Gabapentin for the Treatment of Postherpetic Neuralgia
Postherpetic neuralgia (post-hur-PET-ik noo-RAL-juh) is the most common complication of shingles. The condition affects nerve fibers and skin, causing burning pain that lasts long after the rash and blisters of shingles disappear.
The chickenpox (herpes zoster) virus causes shingles. The risk of postherpetic neuralgia increases with age, primarily affecting people older than 60. There’s no cure, but treatments can ease symptoms. For most people, postherpetic neuralgia improves over time.
The signs and symptoms of postherpetic neuralgia are generally limited to the area of your skin where the shingles outbreak first occurred — most commonly in a band around your trunk, usually on one side of your body.
Signs and symptoms might include:
- Pain that lasts three months or longer after the shingles rash has healed. The associated pain has been described as burning, sharp and jabbing, or deep and aching.
- Sensitivity to light touch. People with the condition often can’t bear even the touch of clothing on the affected skin (allodynia).
- Itching and numbness. Less commonly, postherpetic neuralgia can produce an itchy feeling or numbness.
The Centers for Disease Control and Prevention (CDC) recommends that adults 50 and older get a Shingrix vaccine to prevent shingles, even if they’ve had shingles or the older vaccine Zostavax. Shingrix is given in two doses, two to six months apart.
The CDC says two doses of Shingrix is more than 90 percent effective in preventing shingles and postherpetic neuralgia. Shingrix is preferred over Zostavax. The effectiveness may be sustained for a longer period of time than Zostavax. Zostavax may still be used sometimes for healthy adults age 60 and older who aren’t allergic to Zostavax and who don’t take immune-suppressing medications.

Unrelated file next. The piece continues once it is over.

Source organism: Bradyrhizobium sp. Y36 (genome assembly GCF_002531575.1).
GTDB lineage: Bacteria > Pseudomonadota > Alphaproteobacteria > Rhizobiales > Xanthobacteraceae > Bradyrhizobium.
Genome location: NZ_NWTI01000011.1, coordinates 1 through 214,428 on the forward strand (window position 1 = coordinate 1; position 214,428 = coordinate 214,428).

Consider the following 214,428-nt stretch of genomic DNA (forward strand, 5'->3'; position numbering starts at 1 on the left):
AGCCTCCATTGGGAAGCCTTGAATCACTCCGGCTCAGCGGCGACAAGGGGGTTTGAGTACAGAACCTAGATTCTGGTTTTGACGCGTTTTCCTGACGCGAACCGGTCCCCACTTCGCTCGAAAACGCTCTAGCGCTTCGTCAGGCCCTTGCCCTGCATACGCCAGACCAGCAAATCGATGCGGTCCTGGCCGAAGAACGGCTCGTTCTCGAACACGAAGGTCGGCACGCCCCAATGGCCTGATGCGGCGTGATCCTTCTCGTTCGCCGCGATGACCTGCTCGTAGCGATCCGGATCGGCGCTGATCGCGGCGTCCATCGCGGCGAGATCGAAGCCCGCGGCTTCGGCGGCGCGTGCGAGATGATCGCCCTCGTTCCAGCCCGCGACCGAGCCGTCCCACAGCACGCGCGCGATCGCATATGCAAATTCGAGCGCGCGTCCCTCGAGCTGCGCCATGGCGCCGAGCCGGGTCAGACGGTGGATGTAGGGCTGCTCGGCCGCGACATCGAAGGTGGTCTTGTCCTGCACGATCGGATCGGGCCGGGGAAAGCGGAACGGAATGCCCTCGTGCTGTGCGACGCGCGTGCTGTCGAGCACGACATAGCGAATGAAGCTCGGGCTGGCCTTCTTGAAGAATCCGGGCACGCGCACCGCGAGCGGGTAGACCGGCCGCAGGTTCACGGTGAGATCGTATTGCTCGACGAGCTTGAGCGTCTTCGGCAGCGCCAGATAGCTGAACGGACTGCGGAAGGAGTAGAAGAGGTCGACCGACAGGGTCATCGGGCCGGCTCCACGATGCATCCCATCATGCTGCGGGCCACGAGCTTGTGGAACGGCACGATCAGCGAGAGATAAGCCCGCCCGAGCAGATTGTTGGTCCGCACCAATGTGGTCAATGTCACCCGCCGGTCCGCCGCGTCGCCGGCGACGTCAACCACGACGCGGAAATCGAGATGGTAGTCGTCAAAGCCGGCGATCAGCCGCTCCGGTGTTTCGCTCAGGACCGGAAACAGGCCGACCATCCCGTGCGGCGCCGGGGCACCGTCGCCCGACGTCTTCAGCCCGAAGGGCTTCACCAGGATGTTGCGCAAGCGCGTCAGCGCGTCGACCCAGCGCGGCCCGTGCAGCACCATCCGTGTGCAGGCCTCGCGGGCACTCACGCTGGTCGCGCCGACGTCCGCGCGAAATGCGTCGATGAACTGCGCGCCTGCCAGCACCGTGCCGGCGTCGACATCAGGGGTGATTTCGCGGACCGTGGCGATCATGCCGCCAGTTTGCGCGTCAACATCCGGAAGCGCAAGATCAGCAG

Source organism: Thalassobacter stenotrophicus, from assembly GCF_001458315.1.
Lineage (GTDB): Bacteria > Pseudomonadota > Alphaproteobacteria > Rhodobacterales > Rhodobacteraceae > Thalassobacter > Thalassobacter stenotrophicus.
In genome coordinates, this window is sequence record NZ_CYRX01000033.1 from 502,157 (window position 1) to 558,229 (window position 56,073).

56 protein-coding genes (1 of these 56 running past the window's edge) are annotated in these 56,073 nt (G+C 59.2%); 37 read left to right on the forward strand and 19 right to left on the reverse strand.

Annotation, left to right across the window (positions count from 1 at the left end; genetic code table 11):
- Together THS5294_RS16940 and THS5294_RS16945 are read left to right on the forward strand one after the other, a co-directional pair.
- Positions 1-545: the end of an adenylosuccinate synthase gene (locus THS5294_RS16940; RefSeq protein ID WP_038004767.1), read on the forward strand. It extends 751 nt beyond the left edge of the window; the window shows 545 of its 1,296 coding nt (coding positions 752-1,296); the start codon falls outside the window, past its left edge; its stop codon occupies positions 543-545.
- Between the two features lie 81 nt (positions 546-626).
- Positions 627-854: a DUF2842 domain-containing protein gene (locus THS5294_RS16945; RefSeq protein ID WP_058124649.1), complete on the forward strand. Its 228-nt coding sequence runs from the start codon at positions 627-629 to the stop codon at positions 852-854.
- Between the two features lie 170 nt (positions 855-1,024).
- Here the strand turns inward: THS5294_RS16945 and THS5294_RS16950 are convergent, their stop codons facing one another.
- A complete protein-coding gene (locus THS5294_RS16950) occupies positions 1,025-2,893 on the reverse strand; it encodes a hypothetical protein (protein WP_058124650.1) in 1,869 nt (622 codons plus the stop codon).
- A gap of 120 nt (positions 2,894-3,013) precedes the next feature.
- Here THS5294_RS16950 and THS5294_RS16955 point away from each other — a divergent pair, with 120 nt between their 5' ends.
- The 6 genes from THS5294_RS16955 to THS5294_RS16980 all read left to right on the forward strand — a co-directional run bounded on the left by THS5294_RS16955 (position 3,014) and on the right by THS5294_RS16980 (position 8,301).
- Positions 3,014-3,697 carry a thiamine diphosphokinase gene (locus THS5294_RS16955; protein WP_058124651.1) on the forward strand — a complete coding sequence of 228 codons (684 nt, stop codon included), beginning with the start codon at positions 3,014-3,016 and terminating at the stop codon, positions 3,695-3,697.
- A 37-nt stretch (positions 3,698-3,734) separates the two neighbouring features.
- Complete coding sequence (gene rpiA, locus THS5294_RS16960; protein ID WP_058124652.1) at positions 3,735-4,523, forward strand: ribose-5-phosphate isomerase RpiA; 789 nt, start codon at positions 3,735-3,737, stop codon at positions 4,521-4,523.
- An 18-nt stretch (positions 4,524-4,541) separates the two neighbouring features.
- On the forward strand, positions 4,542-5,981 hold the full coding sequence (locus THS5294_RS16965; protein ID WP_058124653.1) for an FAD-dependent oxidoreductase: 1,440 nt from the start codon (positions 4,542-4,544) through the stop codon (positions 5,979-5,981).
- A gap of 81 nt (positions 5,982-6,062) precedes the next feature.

Gabapentin for the Treatment of Postherpetic Neuralgia
Context.— Postherpetic neuralgia (PHN) is a syndrome of often intractable neuropathic pain following herpes zoster (shingles) that eludes effective treatment in many patients.
Objective.— To determine the efficacy and safety of the anticonvulsant drug gabapentin in reducing PHN pain.
Design.— Multicenter, randomized, double-blind, placebo-controlled, parallel design, 8-week trial conducted from August 1996 through July 1997.
Setting.— Sixteen US outpatient clinical centers.
Participants.— A total of 229 subjects were randomized.
Intervention.— A 4-week titration period to a maximum dosage of 3600 mg/d of gabapentin or matching placebo. Treatment was maintained for another 4 weeks at the maximum tolerated dose. Concomitant tricyclic antidepressants and/or narcotics were continued if therapy was stabilized prior to study entry and remained constant throughout the study.
Main Outcome Measures.— The primary efficacy measure was change in the average daily pain score based on an 11-point Likert scale (0, no pain; 10, worst possible pain) from baseline week to the final week of therapy. Secondary measures included average daily sleep scores, Short-Form McGill Pain Questionnaire (SF-MPQ), Subject Global Impression of Change and investigator-rated Clinical Global Impression of Change, Short Form-36 (SF-36) Quality of Life Questionnaire, and Profile of Mood States (POMS). Safety measures included the frequency and severity of adverse events.
Results.— One hundred thirteen patients received gabapentin, and 89 (78.8%) completed the study; 116 received placebo, and 95 (81.9%) completed the study. By intent-to-treat analysis, subjects receiving gabapentin had a statistically significant reduction in average daily pain score from 6.3 to 4.2 points compared with a change from 6.5 to 6.0 points in subjects randomized to receive placebo (P<.001). Secondary measures of pain as well as changes in pain and sleep interference showed improvement with gabapentin (P<.001). Many measures within the SF-36 and POMS also significantly favored gabapentin (P≤.01). Somnolence, dizziness, ataxia, peripheral edema, and infection were all more frequent in the gabapentin group, but withdrawals were comparable in the 2 groups (15 [13.3%] in the gabapentin group vs 11 [9.5%] in the placebo group).
Conclusions.— Gabapentin is effective in the treatment of pain and sleep interference associated with PHN. Mood and quality of life also improve with gabapentin therapy.
Gabapentin for Postherpetic Neuralgia Comment